We need to rely on God’s word, to cling to it in good times and trials, to find our joy and our identity in it. Teach it to our children. Commit ourselves to obey it. Praise Him, seek Him, and wait for Him to teach us His ways.

If we love God’s word as deeply as the psalmist, we will be more obedient. Our hearts will be more inclined to the things of God. We will be more like Christ and less like the broken sinners we were without Him.

By His grace, all of this is possible.

Christ’s True Greatness

But Jesus called them to Himself and said, “You know that the rulers of the Gentiles lord it over them, and their great men exercise authority over them. 26It is not this way among you, but whoever wishes to become great among you shall be your servant, 27and whoever wishes to be first among you shall be your slave; 28just as the Son of Man did not come to be served, but to serve, and to give His life a ransom for many.”
Matthew 20:25-28

If we seek greatness in the body of Christ, we must be servants just as He was. Though He was and is the Lord of all and could rightfully expect to be served, He came into this world instead to serve His Father and humanity by giving His life to redeem us. Greatness in God’s kingdom is the exact opposite of greatness in this world. He proves His own greatness by making the ultimate sacrifice for our deepest need.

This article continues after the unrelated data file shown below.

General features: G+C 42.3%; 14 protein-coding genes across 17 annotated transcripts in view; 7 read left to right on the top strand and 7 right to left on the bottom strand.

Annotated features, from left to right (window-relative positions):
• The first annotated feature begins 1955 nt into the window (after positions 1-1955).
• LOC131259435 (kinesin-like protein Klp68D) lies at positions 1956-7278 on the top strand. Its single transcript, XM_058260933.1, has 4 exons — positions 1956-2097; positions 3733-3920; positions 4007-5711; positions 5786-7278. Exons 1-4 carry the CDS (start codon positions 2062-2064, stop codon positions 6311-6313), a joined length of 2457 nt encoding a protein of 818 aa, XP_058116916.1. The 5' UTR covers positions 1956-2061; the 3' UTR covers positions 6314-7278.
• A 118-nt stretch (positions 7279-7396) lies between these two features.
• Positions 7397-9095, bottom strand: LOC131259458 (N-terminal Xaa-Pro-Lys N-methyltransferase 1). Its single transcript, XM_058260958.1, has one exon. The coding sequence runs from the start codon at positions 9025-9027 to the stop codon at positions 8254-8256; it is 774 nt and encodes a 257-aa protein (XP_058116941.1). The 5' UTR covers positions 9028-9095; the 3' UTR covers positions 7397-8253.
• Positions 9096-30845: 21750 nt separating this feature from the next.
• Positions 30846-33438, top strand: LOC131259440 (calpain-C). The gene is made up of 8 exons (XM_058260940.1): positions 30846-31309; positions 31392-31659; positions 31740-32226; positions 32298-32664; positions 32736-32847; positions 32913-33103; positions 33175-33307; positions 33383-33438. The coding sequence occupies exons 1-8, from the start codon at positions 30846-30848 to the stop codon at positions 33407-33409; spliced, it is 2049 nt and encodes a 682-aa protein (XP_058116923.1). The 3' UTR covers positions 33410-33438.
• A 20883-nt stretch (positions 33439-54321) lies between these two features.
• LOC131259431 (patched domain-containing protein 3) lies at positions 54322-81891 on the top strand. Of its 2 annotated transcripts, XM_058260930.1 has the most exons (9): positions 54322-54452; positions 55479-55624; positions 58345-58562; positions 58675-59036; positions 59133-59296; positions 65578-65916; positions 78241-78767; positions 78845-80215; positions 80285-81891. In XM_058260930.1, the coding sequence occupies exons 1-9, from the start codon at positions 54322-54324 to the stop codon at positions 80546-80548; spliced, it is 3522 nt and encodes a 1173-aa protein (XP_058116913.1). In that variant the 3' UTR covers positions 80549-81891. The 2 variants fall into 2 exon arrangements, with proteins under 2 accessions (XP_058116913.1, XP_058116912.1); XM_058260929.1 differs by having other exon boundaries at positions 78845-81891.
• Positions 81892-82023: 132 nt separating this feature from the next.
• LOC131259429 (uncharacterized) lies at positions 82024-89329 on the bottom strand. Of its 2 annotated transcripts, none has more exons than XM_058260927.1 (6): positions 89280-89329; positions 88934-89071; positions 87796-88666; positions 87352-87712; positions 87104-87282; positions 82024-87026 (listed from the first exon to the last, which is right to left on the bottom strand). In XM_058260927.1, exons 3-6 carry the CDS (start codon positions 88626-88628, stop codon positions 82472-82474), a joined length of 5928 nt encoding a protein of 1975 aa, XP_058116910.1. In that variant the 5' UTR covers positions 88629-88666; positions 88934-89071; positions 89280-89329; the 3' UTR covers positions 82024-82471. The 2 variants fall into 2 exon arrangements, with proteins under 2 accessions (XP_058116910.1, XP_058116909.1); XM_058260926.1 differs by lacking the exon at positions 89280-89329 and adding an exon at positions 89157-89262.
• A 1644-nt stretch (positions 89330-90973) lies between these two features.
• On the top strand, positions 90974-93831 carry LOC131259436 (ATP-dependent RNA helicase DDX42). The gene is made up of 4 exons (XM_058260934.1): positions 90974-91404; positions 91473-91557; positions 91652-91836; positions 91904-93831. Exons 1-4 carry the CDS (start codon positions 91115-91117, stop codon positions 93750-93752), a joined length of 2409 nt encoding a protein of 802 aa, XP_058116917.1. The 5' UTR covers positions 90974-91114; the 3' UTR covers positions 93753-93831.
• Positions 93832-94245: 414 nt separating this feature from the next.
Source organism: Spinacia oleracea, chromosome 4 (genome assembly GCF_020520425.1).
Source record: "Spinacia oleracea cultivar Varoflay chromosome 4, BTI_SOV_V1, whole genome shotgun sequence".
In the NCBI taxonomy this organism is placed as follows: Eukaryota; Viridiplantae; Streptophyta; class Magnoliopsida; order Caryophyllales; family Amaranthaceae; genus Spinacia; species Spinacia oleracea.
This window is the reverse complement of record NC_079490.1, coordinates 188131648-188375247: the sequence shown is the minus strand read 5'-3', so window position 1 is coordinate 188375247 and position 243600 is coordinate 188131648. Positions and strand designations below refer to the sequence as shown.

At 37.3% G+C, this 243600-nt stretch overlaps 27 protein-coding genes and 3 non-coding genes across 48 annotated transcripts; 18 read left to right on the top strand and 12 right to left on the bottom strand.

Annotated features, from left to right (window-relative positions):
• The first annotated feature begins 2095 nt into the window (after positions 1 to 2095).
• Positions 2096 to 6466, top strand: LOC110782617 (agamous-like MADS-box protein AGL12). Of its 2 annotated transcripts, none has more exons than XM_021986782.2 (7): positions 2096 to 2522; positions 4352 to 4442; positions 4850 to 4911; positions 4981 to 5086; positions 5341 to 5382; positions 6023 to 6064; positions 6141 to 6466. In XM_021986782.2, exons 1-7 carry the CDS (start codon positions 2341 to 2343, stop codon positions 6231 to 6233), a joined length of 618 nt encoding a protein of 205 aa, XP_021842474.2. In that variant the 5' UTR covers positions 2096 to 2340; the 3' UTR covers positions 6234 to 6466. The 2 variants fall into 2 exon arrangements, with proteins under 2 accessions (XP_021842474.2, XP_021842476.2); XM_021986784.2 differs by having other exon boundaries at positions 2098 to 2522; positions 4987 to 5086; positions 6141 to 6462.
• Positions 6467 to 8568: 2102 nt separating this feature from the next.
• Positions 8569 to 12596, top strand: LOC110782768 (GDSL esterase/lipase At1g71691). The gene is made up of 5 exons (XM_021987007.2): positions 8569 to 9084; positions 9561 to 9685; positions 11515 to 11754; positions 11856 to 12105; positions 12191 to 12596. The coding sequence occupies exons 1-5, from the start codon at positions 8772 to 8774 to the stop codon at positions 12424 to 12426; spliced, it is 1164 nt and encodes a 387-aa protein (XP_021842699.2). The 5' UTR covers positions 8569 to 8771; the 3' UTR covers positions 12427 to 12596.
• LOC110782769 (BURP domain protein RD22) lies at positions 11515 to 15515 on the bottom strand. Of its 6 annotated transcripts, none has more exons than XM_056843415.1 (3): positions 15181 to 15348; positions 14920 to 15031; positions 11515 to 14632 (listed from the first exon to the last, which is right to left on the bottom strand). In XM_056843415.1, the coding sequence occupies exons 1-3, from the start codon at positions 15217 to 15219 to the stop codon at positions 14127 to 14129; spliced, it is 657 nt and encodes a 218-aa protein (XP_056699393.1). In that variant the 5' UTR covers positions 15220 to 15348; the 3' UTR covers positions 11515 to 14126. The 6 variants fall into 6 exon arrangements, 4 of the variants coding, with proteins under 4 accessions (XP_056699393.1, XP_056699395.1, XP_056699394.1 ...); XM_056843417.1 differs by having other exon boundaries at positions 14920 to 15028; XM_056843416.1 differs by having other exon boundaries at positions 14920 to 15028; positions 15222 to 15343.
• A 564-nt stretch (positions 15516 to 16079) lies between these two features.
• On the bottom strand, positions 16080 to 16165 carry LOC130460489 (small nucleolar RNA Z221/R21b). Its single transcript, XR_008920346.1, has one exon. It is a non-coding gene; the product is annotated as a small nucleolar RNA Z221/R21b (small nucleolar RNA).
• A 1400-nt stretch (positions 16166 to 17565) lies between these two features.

Jesus is humble. He loves us, which He showed by putting our greatest need before His own comfort, before even His own rights. He expects the same, love, humility, service from His children.

Like the sons of Zebedee (v. 20-23), our natural inclination is to put self first. I may not seek a position of power or authority quite like they did, but I still put myself first in many other ways. My mindset must be changed to that of Christ: my purpose – the purpose of all followers of Christ – is to serve, to submit, to love God and others.

We are called to follow the ultimate example: Christ Himself. He committed the ultimate act of service on the cross, thus proving His greatness.

He commands us to serve just as He did, and we to often don’t, putting ourselves first.

When we forget what true greatness is – the greatness Jesus showed us – the result is pride, self-centeredness, clinging to our “rights.”

But we needed to be saved, and Christ committed the ultimate act of service for us to save us. We need to follow His example. We need to count Him and others as more important than ourselves. We need to serve, to submit to, to love God and our brothers and sisters.

Join me in praying that God will take away our pride, that He give us His humility, a heart to serve others and not just please ourselves.

We’re not capable of being completely selfless, of always submitting, of always serving and loving others – or even God Himself. Our nature must be changed. We must be transformed into the image of Christ, and only He can do this in us.

Your life and mine would then be lives of greatness as God defines it, not as man does.

Really Christ’s

For whoever does the will of My Father who is in heaven, he is My brother and sister and mother. – Matthew 12:50

Whoever is a true follower of Christ, whoever is obedient to the will of God, that person is closer to Jesus than biological or earthly family.